27 November 2018

One year on

1923- 2017
It's a year since my lovely mum died. The actual anniversary was last week. Kay took time off work, I bundled together my scars from my recent operation and we headed to Eastbourne. Mum used to live there until five years ago, when she was no longer able to live independently and I moved her to a retirement flat closer to me. Her ashes are down in Eastbourne, though, together with Dad's and we wanted to inspect the Book of Remembrance to make sure her entry had been written in it. It seemed strange being back and seeing all her old haunts. We had a look at her old house. The new owners had paved over the front garden lawn to make a car port, put up an ugly fence and had ugly brown blinds at the windows. It doesn't pay to go back to a once loved home, does it?

Kay and I checked into a seafront hotel and made a small holiday of it. Being November, the weather was not great, but one day we managed a long walk along the promenade to the foot of Beachy Head and on other days escaped the rain by doing some Christmas shopping. After my operation, the break was welcome and blew away some cobwebs. But everywhere we went, Mum was always in our thoughts.

19 November 2018


  1. worn out or ruined because of age or neglect.

    "a row of decrepit houses"

    synonyms:dilapidatedrickety, run down, broken-downtumbledownramshackleworn outderelict, in ruins, ruined, falling apart, falling to pieces, in (a state of) disrepair, creaky, creaking, gone to rack and ruin, on its last legs; 
    • (of a person) elderly and infirm.

      "a rather decrepit old man"

      synonyms:feeble, enfeebled, infirmweak, weakened, weaklyfrail, debilitated, incapacitatedwasted, doddering, tottering, out of shape, in bad shape; 

It's over four weeks since my big operation and I am slowly getting back to normal. The pain is slowly subsiding, the scars are looking less horrific and I am generally getting more active. I am now able to perform small tasks around the house and look after my own personal hygiene. Each week sees a difference in what I can bear or do.  The only thing I am not allowed to do is lift heavy weights, so vacuuming the carpets or carrying heavy shopping is not possible at the moment (hurrah).

At the weekend I decided it was high time I got back in the car to see if I could manage to drive. Not only that, I was worried the car battery might give up the ghost after so many weeks left unattended in the damp weather we have had recently. Surprisingly my 19-year-old car sprang into action as soon as I switched on the ignition and we were away.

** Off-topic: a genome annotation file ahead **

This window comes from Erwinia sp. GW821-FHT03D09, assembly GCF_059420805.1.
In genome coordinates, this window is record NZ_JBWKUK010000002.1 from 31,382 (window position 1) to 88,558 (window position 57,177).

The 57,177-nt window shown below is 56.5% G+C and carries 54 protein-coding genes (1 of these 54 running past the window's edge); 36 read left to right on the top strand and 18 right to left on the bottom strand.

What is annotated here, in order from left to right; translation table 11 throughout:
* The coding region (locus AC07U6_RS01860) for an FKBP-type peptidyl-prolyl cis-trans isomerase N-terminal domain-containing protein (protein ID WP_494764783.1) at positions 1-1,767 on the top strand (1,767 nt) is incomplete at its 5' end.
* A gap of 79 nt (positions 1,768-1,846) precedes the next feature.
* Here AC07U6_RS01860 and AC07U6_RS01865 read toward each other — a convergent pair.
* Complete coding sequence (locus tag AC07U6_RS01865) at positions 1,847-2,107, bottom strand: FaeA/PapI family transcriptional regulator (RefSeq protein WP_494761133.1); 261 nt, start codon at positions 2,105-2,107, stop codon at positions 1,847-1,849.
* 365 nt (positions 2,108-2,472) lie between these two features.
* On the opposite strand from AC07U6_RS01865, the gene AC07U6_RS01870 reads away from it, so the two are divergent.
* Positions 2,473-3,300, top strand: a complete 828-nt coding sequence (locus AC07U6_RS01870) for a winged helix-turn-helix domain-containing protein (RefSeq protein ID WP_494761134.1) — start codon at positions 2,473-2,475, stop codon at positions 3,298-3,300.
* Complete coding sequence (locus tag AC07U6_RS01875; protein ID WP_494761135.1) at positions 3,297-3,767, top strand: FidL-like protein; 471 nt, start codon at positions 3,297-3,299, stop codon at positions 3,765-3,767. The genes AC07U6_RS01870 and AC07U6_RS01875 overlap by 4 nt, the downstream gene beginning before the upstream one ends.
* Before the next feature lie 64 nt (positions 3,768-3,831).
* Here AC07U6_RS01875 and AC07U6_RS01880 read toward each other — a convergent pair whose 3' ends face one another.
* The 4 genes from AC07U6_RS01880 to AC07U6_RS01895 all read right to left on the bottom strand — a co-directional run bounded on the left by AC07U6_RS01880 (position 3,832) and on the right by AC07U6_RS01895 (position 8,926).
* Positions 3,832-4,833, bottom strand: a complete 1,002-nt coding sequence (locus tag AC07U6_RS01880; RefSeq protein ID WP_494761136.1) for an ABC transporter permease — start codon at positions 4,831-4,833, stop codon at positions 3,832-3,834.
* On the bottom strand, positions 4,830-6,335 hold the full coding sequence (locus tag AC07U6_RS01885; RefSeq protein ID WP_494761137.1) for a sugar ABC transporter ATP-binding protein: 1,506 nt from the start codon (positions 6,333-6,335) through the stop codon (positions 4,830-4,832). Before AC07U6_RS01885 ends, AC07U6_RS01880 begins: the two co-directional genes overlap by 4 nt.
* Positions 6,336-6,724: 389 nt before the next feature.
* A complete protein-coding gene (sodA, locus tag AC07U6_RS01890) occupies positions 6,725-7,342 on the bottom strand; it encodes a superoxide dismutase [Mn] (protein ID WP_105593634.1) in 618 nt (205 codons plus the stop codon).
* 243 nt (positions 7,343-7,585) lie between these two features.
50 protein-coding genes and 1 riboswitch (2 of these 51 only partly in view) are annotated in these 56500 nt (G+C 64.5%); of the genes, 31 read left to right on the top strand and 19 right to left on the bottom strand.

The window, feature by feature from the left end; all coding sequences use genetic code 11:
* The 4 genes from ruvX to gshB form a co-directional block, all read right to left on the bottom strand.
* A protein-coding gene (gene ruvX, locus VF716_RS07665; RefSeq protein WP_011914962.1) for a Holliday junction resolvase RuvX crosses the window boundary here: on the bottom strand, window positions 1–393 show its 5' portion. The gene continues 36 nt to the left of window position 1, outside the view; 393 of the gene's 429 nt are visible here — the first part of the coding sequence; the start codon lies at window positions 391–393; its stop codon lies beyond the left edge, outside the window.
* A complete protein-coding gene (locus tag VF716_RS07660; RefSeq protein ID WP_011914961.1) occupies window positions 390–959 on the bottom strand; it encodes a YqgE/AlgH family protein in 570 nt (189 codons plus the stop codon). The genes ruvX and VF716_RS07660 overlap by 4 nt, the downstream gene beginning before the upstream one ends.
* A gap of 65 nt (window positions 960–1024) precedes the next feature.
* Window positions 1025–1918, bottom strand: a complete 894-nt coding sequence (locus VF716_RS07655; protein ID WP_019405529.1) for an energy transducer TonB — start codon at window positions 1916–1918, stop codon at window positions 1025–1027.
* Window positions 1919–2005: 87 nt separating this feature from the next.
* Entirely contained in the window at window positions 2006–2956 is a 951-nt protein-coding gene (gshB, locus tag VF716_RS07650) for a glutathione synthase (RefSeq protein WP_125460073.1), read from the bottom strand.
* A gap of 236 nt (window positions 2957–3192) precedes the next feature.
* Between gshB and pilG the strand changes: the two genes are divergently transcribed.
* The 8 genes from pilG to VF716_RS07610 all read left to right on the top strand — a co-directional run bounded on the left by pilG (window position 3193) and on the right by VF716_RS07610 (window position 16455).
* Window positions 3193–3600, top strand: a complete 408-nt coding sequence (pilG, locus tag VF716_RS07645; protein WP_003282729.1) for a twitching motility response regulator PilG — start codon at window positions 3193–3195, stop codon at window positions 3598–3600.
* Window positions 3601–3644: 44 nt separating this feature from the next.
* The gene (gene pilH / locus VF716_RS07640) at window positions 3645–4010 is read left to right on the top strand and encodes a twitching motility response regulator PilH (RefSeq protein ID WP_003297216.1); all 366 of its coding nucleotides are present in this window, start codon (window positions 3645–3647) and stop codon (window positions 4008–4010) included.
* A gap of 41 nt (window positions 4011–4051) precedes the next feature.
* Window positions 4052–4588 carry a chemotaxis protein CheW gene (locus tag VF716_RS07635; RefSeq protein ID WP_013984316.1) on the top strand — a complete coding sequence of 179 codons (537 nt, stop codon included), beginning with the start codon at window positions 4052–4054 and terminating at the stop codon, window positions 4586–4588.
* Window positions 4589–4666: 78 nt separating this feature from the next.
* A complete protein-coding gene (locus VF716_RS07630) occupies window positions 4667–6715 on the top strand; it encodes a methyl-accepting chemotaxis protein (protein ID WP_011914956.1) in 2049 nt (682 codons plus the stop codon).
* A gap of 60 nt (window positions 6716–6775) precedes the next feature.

I'd strategically stuffed a pillow between me and the seat belt to cushion any sudden braking, but I drove like a granny, as I was worried about opening up the scar or doing myself some sort of mischief en route.

I must say I have never noticed this before, but suddenly cars were right on my bumper expecting me to go faster. On narrow roads where cars were parked either side, cars came roaring towards me expecting me to pull over,when technically they did not have right of way, so I had to keep negotiating stop and start manoeuvres, where once I would have nipped through the gap in time. To my shame I have in the past wondered why the car in front was creeping along, when I wanted to go faster, or forced myself through a gap first when confronted by a doddery old driver coming towards me. Now I was that doddery old (well, hang on,  not so old) driver. 

It'll make me more tolerant in future. Next time I am behind a slow-moving car, I'll muse whether it's because the driver has not long ago had surgery or suffers from debilitating arthritis, so they cannot move as fast as they once could. I'll cut them some slack instead of getting annoyed. 

Meanwhile, give me a few more weeks and I'll be zooming around as per normal.

11 November 2018

They gave their today for our tomorrow

Image result for they gave their today for our tomorrow

A hundred years ago to the day, the armistice was signed between the Allied Forces and Germany to end World War One. It seemed relevant that the ceremony at the Cenotaph in London today was attended by the President of Germany as well as the usual observers from the Royal Family, politicians, statesmen and clergy. It is high time to forget the hostilities that brought about that war and make peace. I have written before that both my grandfathers fought in that war on opposite sides. 
My English maternal grandfather William was in the Royal Artillery and survived Mons, Ypres, the Somme and Passchendaele. He was wounded at the latter in 1917 and lost an eye, taking him back home for the remainder of the war.
My paternal grandfather Erisch was on the German side, fought both in France and later on the Russian front, was wounded in the leg and received the Iron Cross, something that sadly meant nothing when he (together with his young family) was kicked out of Germany in 1939 for marrying a Jewess.

When both men came together for the engagement of my mother and father in London, they were able to joke that they bet each was responsible for the other's injuries. It was good that they could bridge that gap and put aside the prejudices of war and nationality.  Amor omnia vincit. Love conquers all.

As I observe the 100 years celebration of the armistice, I wish that relations between Europe and the UK could easily be mended. But for those who gave their today for our tomorrow, France and Belgium would not exist in the way they do now.  Those leading protagnists in the EU should bear that in mind, when making life difficult for us merely to teach us a lesson over Brexit. With time of the essence, maybe a deal can be struck where neither side loses face but remembers, above all, how lucky we are and how thankful we should be to be able to vote in a free and democratic way.